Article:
Nutrition and Gum Disease

What is gum disease?

Gum disease, or periodontal disease as it is more correctly known, starts as gingivitis, an inflammation of the gums around the teeth, often characterised by tenderness, redness and bleeding during brushing. If untreated, it may develop into pyorrhoea, which is a chronic, degenerative disease of the gums, characterised by further gum inflammation, bad breath, discharge of pus and loosening of the teeth. As inflammation progresses, the gums recede from the teeth allowing deeper tissues -the collagen, ligaments and bone supporting the teeth to become affected. This is periodontitis.

As it becomes more advanced, deep pockets form between the teeth and the surrounding tissue, abscesses develop under the roots of the teeth, bone loss continues and teeth may fall out. In adults over the age of thirty, more teeth are lost from periodontal disease than from tooth decay.

In addition to causing pain, general malaise, fatigue and bad breath, periodontal disease is associated with a higher risk of heart disease, respiratory disease and nutritional deficiencies.

Gum disease treatments

The care of a periodontal specialist, combined with good oral hygiene and plaque control measures, is essential in treating gum disease. A periodontist will use techniques such as scaling to remove plaque deposits above and below the gumline, root planing to smooth rough root surfaces so that the gum can heal, and oral irrigation to flush out bacteria and toxins. If very deep pockets have formed around teeth and bone has been lost, periodontal surgery may be recommended to remove gum flaps, so that the roots of the teeth are accessible for cleaning. Recently, techniques for regenerating lost periodontal attachment have been developed. A gel containing the protein amelogenin has been used with some success as an adjunct to surgery, to reawaken the growth of periodontal tissue.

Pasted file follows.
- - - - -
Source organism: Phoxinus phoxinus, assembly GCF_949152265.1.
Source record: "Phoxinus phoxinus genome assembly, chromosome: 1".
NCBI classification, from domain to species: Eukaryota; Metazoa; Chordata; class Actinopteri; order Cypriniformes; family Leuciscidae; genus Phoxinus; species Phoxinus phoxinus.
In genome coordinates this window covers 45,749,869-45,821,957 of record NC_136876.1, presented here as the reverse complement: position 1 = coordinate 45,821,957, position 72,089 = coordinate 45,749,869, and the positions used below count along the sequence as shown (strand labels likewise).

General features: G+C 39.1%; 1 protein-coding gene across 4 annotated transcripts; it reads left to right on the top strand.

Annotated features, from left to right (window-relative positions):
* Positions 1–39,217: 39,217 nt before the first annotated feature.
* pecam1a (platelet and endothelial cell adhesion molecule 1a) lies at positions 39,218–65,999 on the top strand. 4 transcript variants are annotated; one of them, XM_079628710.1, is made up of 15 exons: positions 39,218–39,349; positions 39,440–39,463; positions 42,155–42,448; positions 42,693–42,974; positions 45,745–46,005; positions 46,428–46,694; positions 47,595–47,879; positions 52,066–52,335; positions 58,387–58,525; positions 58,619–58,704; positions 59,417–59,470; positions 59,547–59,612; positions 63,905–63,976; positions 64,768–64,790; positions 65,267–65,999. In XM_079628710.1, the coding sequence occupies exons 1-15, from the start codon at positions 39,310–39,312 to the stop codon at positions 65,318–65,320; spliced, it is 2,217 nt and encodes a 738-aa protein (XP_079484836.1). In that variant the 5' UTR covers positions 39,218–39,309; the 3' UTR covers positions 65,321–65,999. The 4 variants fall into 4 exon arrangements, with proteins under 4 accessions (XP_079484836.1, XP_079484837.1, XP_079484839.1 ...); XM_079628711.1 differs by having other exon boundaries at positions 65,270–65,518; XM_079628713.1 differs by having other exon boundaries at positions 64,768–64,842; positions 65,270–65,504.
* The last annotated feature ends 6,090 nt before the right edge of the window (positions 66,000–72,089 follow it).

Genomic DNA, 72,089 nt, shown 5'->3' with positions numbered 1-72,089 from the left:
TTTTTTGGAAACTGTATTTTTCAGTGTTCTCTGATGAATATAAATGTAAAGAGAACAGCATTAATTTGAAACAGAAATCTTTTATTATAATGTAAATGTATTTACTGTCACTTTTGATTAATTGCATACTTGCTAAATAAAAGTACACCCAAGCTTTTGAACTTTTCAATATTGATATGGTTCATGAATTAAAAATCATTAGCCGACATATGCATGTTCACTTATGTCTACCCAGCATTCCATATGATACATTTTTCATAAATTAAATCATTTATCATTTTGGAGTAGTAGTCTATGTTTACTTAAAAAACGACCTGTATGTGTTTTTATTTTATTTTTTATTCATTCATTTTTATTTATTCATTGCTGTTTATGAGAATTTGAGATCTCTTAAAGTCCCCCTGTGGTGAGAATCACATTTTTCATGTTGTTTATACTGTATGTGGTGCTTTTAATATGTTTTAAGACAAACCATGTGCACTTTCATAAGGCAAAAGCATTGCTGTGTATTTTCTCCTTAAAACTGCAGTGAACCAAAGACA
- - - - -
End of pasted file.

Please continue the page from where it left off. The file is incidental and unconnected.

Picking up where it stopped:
Nutritional therapy for gum disease

In general terms, the diet that provides for good gum health is no different from that which provides for optimal health of the whole body.

It should be nutrient-rich and based on fresh natural foods, whole grains, vegetables, fruit, fish, beans and seeds. It should be low in sugar, refined carbohydrates, salt and alcohol and should avoid damaged fats, artificial additives and allergenic foods. Foods that are high in bioflavonoids, such as blue-black fruits, onions, citrus pith and hawthorn berries should be included as these compounds are important in maintaining healthy collagen structure. A diet that is high in fibre may protect against gum disease by promoting the secretion of saliva.

Specific nutritional supplements have been used with success in the treatment of periodontal disease.

The following daily supplement programme is likely to be helpful

Coenzyme Q10 (50 to 150 mg)